Director: Justin Price
Starring: Natassia Halabi, Gabriel Miller, Lassiter Holmes. USA. 1h 30m
I’m sure this film was intended to scare but it’s a new form of mental torture that I wasn’t quite prepared for when I sat down to watch this.
The not so credible story is centred on Nick (Miller) and his bodacious botoxed girlfriend Victoria (Halabi), opening in an old antique/toyshop that Nick has inherited the couple take stock of the contents while out shopping for Christmas gifts. Nick breaks away while Victoria take a pointless and long winded phone call, meanwhile he discovered a chest with handmade toys, the room begins to fill up with fresh snow as he discovers a creepy Elf toy holding a knife, attached to it is a curse/spell after reading this out he noticed that there’s a list of name at the bottom and they correspond to his family, meh nothing strange about this. Continue reading The Elf (2017)
Director: Tom Shankland
Starring: Stellan Skarsgard, Melissa George, Selma Blair, Tom Hardy. USA. 1h
With the rise in popularity of the Saw Franchise, there were bound to be some copy cats, but this one stood out from the rest, not only did it have an impossible name but it’s based on a real equation, one that is found carved into the bodies of the victims. The serial killer at work here is obsessed with mathematical equations and revenge.
The two cops on the killers tail are the craggy Eddie Argo (Skarsgard) and his new rookie partner Helen Westcott (George) who’s quite fragile and not really up to the job but is determined to make it work.
The two are pretty clueless as to what they are up against at first but they soon start to unravel the equation (wΔz = Cov (w,z) = βwzVz) with some help from a drug addicted Denis Penis, who helps explain that it translates to “kill your loved one or be killed”, and ever so slowly they also piece together the dark secret that sparked the killings via confident of Eddie, a young informer that he pays special attention to. Continue reading WΔZ / Double u delta zee / The Killing Game (2007)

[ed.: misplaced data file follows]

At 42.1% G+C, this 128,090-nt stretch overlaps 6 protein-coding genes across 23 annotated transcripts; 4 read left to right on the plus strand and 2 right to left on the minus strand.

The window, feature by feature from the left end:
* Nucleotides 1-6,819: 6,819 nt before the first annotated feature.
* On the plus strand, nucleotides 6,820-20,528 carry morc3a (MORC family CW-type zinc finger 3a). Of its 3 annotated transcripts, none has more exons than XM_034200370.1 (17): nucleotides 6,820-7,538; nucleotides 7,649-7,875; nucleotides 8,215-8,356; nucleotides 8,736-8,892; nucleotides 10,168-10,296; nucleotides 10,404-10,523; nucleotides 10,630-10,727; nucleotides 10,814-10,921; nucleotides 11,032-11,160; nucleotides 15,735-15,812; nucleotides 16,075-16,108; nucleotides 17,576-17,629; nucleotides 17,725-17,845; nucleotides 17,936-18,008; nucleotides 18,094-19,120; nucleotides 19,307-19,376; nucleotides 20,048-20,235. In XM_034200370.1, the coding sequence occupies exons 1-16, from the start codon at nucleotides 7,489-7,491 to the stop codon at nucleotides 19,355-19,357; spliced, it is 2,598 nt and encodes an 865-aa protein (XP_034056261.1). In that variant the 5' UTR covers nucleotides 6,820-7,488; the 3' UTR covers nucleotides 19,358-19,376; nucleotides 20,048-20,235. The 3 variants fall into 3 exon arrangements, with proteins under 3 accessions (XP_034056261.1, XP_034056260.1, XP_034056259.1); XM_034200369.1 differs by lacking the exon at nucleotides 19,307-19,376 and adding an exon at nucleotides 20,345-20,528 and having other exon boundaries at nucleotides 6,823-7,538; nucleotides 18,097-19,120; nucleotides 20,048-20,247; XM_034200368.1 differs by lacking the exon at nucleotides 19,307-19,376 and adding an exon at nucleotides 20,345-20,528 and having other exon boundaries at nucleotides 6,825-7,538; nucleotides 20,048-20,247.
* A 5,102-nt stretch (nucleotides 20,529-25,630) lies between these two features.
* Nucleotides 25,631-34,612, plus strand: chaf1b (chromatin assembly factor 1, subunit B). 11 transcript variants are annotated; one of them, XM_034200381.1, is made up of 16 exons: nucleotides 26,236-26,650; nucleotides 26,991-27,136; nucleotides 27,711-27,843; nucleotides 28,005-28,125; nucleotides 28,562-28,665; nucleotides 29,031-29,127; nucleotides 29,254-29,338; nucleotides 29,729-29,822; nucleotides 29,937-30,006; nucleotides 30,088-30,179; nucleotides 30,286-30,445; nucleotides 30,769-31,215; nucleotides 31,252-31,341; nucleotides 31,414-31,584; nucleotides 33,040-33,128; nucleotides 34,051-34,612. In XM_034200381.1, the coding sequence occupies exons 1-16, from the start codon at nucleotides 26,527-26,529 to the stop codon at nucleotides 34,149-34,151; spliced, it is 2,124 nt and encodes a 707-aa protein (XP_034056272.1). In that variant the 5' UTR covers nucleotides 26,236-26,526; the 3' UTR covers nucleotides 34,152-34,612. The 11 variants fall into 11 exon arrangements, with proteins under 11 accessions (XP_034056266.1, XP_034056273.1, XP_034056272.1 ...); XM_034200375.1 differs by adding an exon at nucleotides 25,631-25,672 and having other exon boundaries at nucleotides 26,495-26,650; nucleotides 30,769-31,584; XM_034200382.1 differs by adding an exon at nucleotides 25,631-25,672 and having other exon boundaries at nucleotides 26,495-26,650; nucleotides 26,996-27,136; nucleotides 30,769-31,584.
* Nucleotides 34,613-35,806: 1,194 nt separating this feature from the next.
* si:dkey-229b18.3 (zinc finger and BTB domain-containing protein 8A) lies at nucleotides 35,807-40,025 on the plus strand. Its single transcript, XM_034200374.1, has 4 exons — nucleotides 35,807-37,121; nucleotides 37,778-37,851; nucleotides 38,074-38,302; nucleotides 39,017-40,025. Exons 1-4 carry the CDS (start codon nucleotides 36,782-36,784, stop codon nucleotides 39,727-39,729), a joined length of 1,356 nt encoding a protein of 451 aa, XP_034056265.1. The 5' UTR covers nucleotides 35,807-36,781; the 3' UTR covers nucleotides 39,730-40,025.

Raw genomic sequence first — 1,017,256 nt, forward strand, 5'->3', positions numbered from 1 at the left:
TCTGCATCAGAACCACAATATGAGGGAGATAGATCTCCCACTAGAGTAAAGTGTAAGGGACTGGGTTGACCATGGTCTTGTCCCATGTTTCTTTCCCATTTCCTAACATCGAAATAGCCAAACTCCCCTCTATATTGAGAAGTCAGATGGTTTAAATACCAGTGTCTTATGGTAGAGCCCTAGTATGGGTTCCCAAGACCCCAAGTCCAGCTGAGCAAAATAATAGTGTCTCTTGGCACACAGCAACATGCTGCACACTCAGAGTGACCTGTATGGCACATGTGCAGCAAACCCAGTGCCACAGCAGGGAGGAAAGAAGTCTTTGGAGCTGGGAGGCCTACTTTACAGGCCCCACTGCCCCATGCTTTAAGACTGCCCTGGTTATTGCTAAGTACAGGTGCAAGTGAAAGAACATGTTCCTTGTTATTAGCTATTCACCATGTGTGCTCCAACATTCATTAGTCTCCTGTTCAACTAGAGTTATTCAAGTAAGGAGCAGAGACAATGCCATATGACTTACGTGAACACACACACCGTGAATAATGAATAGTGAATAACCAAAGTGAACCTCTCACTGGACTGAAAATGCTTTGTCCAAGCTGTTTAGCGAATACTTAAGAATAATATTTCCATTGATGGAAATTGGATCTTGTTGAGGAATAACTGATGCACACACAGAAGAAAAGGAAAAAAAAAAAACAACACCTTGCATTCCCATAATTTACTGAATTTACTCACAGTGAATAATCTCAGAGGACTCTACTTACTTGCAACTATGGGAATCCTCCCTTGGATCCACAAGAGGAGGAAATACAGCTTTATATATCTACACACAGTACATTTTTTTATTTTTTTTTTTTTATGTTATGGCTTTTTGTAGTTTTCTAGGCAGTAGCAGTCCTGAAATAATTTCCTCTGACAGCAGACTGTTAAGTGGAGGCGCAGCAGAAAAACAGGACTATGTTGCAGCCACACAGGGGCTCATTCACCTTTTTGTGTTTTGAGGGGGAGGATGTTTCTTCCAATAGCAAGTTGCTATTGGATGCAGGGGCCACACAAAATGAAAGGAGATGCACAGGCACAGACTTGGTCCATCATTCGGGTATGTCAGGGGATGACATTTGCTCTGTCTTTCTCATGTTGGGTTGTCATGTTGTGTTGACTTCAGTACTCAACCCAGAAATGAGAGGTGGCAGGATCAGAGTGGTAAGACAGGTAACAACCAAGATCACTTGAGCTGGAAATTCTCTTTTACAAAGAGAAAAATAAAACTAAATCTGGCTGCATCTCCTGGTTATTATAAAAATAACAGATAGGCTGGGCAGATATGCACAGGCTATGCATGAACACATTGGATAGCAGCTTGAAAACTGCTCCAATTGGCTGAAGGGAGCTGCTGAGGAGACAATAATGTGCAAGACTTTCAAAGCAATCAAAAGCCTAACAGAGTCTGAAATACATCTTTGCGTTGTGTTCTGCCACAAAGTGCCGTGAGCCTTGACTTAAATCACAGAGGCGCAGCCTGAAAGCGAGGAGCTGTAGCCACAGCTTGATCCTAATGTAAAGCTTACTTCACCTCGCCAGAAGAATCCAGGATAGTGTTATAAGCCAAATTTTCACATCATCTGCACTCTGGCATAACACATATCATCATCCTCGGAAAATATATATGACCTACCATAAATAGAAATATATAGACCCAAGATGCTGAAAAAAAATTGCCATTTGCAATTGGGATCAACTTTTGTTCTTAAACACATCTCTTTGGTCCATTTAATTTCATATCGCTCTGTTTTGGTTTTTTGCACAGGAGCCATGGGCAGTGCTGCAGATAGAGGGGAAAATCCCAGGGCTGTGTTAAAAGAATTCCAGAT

Director: Philip Gelatt.
Starring. William Jackson Harper, Rebecca Henderson USA. 1h 42m.
Based on: They Remain by Laird Barron.
Exploration is the focus of this psychological sci fi thriller, but the execution is as conflicting as the main characters grasp on reality and eventually the slow burning just fizzles out after several meandering mistakes which were supposed to build tension. They Remain explores a relationship of two scientists , Keith (Harper) and Jessica (Henderson) who are employed to investigate an area which was once a camp for a mysterious cult. It’s not very clear what they are doing for a long stretch of the movie, the two seem to have bizarre conversations while looking at camera feeds and “researching”, apparently sent by a mysterious corporation identifies by it’s geometric corporate logo and no more.
Continue reading They Remain (2017)
Director: Jeff Lieberman
Starring: Alexander Brickel, Kateryn Winnick, Stephen Graham, Amanda Plummer, Wass Stevens, Joshua Annex. USA. 1h 40m.
I found this lesser known gem in the bargain bucket, it came as one of those double sided discs with an equally bizarre b movie, Killer X (1999), it stayed on my shelf for years until I had a particularly shitty break up and I decided to settle down with a tub of ice cream and sob into it with a terrible movie to remind myself just how shit my life was at the time but this stunning movie really uplifted my evening.
Directed by Jeff Lieberman, a meistro who lives to live life on the edge with psychedelic and wayward classics such as Blue Sunshine (1977), Just Before Dawn (1981) and Squirm (1976) under his belt, but with this modern approach to horror, he seemed to not take any aspect of this movie all that serious but it still manages to be a creepy comedy horror with some very dark undertones, totally different from this retro classics but so brilliant in it’s own quirky rights. Continue reading Satan’s Little Helper (2004)
Director: Christopher Smith
Starring: Melissa George, Michael Dorman, Rachael Carpani, Henry Nixon, Emma Lung,Liam Hemsworth. UK. 1h 39m
At first glance it would seem that the title seems to refer to the Bermuda Triangle, where puzzling things seem to happen at sea, but really if this film deserved an apt title it would be Loop but that would sound stupid.. so triangle it is.
The film is quite smart and even with rounds of repetition it’s still interestingly constructed, sly and a fairly deep piece from British Director Christopher Smith who gave us deeply disturbing projects such as Creep (2004).
Set in the US, with a totally Aussie/New Zealand crew, there are a few accent faux pas but they are totally acceptable in the time loop chiller, that seems to be a cross between Ghost Ship (2002) and Donnie Darko (2001), that sees a group of youngsters take a jaunt on a fancy yacht and run into curious difficulties. Continue reading Triangle (2009)